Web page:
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Discovering the meaning of sexuality Print E-mail
Around the Diocese
Written by Kat Wagner, Catholic Herald Staff   
Thursday, Feb. 25, 2010 -- 1:00 AM

MADISON -- Sex has almost become a religion, said Christopher West at a talk on “Your Call to Greatness: God, Sex, and the Meaning of Life.”

Christopher West
Christopher West spoke to a crowded auditorium at the Bishop O'Connor Center. (Kat Wagner photo)

“We live in a culture that is sated with sex, but it remains starved for love — and I think the reason that is, is because we have separated God from our sexuality,” he said.

The crowd that filled the auditorium at the Bishop O’Connor Center to near capacity for the semiannual St. Thérèse of Lisieux Lecture Series February 19 was comprised of a wide variety of singles, families, religious Sisters, priests, and young adults. A talk held February 18 at the Memorial Union on the UW-Madison campus had reportedly drawn a large crowd comprised mainly of young adults and college students.

Together, the talks reached nearly 1,000 people with the message of how society’s trend toward the casual treatment of sex has twisted the truth about how our sexuality reflects the triune nature of God and the beautiful plan he has laid out for us.

West is an author of the bestselling books Good News About Sex & Marriage, Theology of the Body Explained, and Theology of the Body for Beginners, a research fellow and faculty member of the Theology of the Body Institute, and a popular speaker in Catholic circles today. His simplification of Pope John Paul II’s Theology of the Body (TOB) has been praised for opening the integrated vision of the human person — mind, body, and soul — to a wider audience than might be ready or able to pick up the more theologically dense work.

His talk at the St. Thérèse of Lisieux Lecture follows last year’s series of life-affirming lectures related to the 40th anniversary of Humanae Vitae, Pope Paul VI’s encyclical on the dignity of human life and the regulation of birth.

“Theology of the Body is really an outgrowth of Humanae Vitae,” Andy Galvin, associate director of the Diocesan Office of Evangelization and Catechesis.

“We didn’t really plan it this way,” he said. “The opportunity really fell into our lap. But it does make sense.”

Share the message

The message of love and human dignity expressed in the Theology of the Body (TOB) is not meant to be a secret — find out how to help spread the Good News:

• Share the message with your parish through an introduction to TOB.

• Introduce young people to TOB through the r(evo)lotion of Love series, which continues April 11 in Stoughton.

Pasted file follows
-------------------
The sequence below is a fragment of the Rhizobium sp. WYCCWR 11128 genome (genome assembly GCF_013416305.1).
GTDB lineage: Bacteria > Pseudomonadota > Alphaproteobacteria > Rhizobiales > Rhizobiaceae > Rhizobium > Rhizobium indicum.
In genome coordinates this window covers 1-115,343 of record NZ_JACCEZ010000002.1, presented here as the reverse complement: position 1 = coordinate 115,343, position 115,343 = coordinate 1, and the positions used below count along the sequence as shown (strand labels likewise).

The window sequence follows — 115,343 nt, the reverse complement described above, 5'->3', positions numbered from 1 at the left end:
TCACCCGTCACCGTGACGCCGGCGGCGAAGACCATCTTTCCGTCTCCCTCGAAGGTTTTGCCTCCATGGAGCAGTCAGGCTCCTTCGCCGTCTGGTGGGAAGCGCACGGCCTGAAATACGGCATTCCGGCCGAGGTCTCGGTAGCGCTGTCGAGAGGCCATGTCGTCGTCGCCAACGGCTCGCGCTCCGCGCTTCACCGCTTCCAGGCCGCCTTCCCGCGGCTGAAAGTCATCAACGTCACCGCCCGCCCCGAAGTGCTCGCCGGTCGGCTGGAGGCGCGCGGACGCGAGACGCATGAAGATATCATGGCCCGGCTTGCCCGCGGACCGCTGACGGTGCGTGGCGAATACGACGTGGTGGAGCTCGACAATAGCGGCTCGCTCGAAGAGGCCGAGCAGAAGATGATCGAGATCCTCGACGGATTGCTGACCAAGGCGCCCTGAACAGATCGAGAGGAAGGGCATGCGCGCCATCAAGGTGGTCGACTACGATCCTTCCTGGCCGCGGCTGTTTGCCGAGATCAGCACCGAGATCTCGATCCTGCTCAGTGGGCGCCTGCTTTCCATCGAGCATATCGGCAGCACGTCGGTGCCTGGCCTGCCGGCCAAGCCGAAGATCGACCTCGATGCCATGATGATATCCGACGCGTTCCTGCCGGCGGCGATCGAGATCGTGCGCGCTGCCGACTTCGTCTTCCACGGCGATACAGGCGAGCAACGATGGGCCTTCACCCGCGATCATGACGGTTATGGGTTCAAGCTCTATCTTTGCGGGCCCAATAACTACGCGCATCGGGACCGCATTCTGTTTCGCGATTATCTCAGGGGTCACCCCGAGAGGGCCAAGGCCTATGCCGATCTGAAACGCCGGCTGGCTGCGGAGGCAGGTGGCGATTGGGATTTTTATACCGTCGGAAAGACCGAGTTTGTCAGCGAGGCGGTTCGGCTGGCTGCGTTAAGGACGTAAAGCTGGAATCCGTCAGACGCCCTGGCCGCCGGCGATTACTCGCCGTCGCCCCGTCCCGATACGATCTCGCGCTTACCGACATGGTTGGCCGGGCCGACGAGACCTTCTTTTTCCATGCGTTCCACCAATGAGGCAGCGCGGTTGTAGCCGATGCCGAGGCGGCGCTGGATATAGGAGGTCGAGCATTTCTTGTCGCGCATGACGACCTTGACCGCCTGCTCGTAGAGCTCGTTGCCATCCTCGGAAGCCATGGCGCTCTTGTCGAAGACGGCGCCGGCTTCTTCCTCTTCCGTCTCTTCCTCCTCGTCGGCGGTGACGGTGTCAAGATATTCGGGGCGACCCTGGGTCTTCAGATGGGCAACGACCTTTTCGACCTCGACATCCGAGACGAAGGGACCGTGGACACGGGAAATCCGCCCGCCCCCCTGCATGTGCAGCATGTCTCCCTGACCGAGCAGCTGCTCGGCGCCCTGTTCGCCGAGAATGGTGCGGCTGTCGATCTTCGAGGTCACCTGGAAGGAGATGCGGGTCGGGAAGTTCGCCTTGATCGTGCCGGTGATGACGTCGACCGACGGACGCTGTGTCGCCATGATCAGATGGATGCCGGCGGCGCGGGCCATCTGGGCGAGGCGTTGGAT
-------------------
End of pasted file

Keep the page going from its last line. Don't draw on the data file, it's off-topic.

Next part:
• Help build strong marriages through marriage preparation’s “God’s Plan for a Joy-Filled Marriage” classes.

For more information, contact Andy Galvin in the Office of Evangelization and Catechesis, 608-821-3160 or This e-mail address is being protected from spambots. You need JavaScript enabled to view it

 

Sociologist Bradford Wilcox presented social statistics that show the importance of marriage and family, he said. Rachel’s Vineyard founder Vicki Thorn showed medically, with scientific reasons, how Humanae Vitae has an impact on our society and our bodies. Catholic housewife Patti Schneier shared a personal testimony of how Humanae Vitae affected her own life.

“And then we get to Christopher West, and he laid out how as men and women, our sexuality reflects God’s plan and how God is calling us to something far greater.”

The culture’s fast-food diet

As a glimpse of pop culture will tell us through songs, movies, and television, we are all yearning for love — but we don’t find it there.

“The culture is selling us what you might call ‘fast food’ to satisfy our yearning,” West said.

But the immediate gratification of the sexual equivalent of “greasy chicken nuggets,” he said, only leads to us being like the guy in the 2004 movie Super Size Me who ate only McDonalds’ food: unhealthy and spiritually ill.

A quick show of hands revealed that few of the Catholics in the room had been brought up on the vision of sexuality as reflecting the mystery of the triune God and pointing us toward heaven. “Less than one percent of us have been raised with what I call ‘the banquet of God’s plan for love,’” West said. “It’s no wonder we go for the chicken nuggets.”

Hugh Hefner, the founder of Playboy, is “really wrong about sex and has been a wrecking ball on the culture — and we have to untwist it,” he said.

A reflection of the triune God

What’s the first thing you think about when you hear the word sex? West asked.

“Actually, I don’t want to know what you think about, but it’s probably not Ephesians, chapter five,” he said, referring to the verses that read: “For this reason a man shall leave (his) father and (his) mother and be joined to his wife, and the two shall become one flesh.” This is a great mystery, but I speak in reference to Christ and the Church” (Eph. 5:31-32, New American Bible).

“But that’s because we’ve been evangelized by the likes of Hugh Hefner,” he said.

The worshipping of sex in our culture is only the twisting of something great and beautiful, West said. Our sexuality is like an icon — a window to Christ.

“But if we bow down and worship the paint and wood, that icon becomes an idol,” he said.

In the sacrament of Marriage, the union of two leads to a third — and through that union we catch a glimpse of the triune God. It’s only a very, very small glimpse of the mystery of love, he said, but as John Paul II said, “it’s an illusion that we can build a culture of life if we don’t understand God’s plan for man and woman.”

Our bodies manifest a divine mystery, West said. “That’s what we mean by Theology of the Body.”

 
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